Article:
When you’re struggling financially, your regular expenses can quickly become major problems. Mortgage payments are a person’s largest expense, but what happens if you can no longer afford to make your payment?
Many lenders provide mortgage forbearance to help borrowers who are facing financial difficulties. Forbearance allows you to stop making payments on your mortgage for a specific amount of time. With the onset of the COVID-19 pandemic and the passing of the CARES Act, an estimated 2.8 million homeowners were in forbearance by late November 2020.
If you’re currently in forbearance, you might be wondering if you can sell your home to help deal with your ongoing debt. The good news is you can sell your home in forbearance. Read on to learn more about forbearance and how it affects buying or selling a home.
What is Mortgage Forbearance?
Mortgage forbearance is a program offered by lenders that lets you pause your mortgage payments for a certain amount of time. Forbearance is used to help homeowners avoid defaulting on their home loans when facing an unexpected, short-term financial crisis.
For example, if you unexpectedly lose your job and can no longer make mortgage payments. Your lender may let you pause your payments for a few months to give you time to find a new job and save up to cover your payments.
Forbearance doesn’t mean you won’t owe money for the months you don’t pay. When your forbearance period ends, you’ll have to cover the months you didn’t make payments, interest costs, and you may even have to pay additional fees. Under normal circumstances, many lenders or mortgage servicers require you to pay back your forbearance amount in a lump sum. The COVID-19 pandemic changed how many lenders handle forbearance repayment, with many offering to add the skipped payments amount to the end of the loan for a longer repayment period.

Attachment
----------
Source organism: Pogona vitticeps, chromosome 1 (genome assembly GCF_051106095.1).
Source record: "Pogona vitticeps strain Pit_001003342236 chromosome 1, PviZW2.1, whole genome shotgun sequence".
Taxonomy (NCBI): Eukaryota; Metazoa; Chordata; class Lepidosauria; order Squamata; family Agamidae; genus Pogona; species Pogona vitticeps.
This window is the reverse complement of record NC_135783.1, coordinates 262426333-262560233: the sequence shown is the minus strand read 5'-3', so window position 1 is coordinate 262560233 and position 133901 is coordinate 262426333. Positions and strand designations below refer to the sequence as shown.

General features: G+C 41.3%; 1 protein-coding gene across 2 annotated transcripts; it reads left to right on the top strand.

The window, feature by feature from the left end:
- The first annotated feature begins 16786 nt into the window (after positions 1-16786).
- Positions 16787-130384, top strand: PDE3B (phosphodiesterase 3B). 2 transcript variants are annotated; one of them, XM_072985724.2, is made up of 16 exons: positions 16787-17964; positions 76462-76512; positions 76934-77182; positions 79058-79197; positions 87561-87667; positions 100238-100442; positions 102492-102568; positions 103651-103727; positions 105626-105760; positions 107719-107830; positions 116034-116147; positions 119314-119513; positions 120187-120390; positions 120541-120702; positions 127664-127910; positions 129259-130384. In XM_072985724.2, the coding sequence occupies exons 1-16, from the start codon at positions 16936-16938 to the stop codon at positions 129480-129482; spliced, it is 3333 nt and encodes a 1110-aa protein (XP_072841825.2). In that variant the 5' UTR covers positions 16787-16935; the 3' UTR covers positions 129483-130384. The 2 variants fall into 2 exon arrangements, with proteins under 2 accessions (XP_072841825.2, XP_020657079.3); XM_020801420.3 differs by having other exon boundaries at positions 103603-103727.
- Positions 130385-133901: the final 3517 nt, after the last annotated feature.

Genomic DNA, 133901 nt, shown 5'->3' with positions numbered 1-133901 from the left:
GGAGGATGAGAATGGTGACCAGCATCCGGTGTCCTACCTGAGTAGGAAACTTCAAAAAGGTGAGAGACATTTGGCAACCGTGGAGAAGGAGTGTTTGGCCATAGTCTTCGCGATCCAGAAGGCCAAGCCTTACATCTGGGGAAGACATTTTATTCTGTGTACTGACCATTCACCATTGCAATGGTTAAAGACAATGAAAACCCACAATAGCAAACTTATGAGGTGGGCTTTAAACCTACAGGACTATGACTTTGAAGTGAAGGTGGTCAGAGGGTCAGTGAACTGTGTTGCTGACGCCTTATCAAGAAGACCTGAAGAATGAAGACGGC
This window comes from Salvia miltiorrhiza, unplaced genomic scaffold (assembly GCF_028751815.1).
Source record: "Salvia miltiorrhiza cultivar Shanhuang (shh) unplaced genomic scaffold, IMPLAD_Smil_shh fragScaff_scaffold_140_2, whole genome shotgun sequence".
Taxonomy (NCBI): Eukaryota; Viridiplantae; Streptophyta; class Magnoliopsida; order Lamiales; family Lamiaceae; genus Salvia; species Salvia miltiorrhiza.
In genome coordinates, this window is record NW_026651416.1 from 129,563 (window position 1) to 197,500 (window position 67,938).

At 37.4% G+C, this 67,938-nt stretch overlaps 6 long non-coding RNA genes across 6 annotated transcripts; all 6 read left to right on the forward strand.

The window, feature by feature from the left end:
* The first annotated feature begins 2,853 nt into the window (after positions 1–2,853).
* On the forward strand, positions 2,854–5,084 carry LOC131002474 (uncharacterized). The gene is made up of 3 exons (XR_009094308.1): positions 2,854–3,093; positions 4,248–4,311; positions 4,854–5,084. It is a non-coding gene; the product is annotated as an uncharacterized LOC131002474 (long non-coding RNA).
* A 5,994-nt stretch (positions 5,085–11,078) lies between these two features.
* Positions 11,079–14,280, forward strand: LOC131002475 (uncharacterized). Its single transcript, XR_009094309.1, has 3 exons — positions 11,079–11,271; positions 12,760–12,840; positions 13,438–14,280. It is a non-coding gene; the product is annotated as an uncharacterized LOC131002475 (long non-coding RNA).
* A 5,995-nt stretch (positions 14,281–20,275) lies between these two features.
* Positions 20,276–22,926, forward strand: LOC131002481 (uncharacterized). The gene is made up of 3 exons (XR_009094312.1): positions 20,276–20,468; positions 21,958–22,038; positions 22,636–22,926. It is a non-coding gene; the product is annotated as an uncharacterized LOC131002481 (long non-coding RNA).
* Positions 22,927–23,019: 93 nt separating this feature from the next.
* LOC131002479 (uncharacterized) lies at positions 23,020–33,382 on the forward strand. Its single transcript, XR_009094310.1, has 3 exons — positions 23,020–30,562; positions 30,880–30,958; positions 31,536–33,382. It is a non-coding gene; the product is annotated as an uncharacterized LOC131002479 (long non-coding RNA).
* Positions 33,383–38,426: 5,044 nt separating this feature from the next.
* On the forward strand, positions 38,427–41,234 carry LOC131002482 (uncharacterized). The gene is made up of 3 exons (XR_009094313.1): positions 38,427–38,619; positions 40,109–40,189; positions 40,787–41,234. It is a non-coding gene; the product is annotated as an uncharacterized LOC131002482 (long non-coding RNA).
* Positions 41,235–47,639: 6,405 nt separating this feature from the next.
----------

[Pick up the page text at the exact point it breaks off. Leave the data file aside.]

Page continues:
Forbearance, COVID-19, and the CARES Act
You usually have to ask your lender specifically for forbearance. You would then wait for them to approve your forbearance. If approved, you could stop making payments.
With the CARES Act (Coronavirus Aid, Relief and Economic Security) for Coronavirus relief in 2020, homeowners with government-backed mortgages became eligible for forbearance. Government-backed loans include VA loans, loans owned by Freddie Mac or Fannie Mae, and FHA loans. Depending on the loan, you can file an extension to your forbearance.
Homeowners with private mortgages were not automatically eligible for forbearance under the CARES Act. However, most mortgage lenders and servicers created their own COVID-related forbearance programs.
Does Forbearance Hurt My Credit Score?
Most of the time, mortgage lenders can report your skipped payments in forbearance as delinquent. This hurts your credit score if your lender decides to report your missed payments. However, lenders cannot foreclose on your home while you’re in forbearance. A foreclosure would have much longer negative effects to your credit score than a delinquent payment, so forbearance is usually a better choice if you’re facing foreclosure.
The good news is that any forbearance related to COVID-19 cannot be reported negatively by your lender under the CARES Act.
How Long After Forbearance Can You Refinance?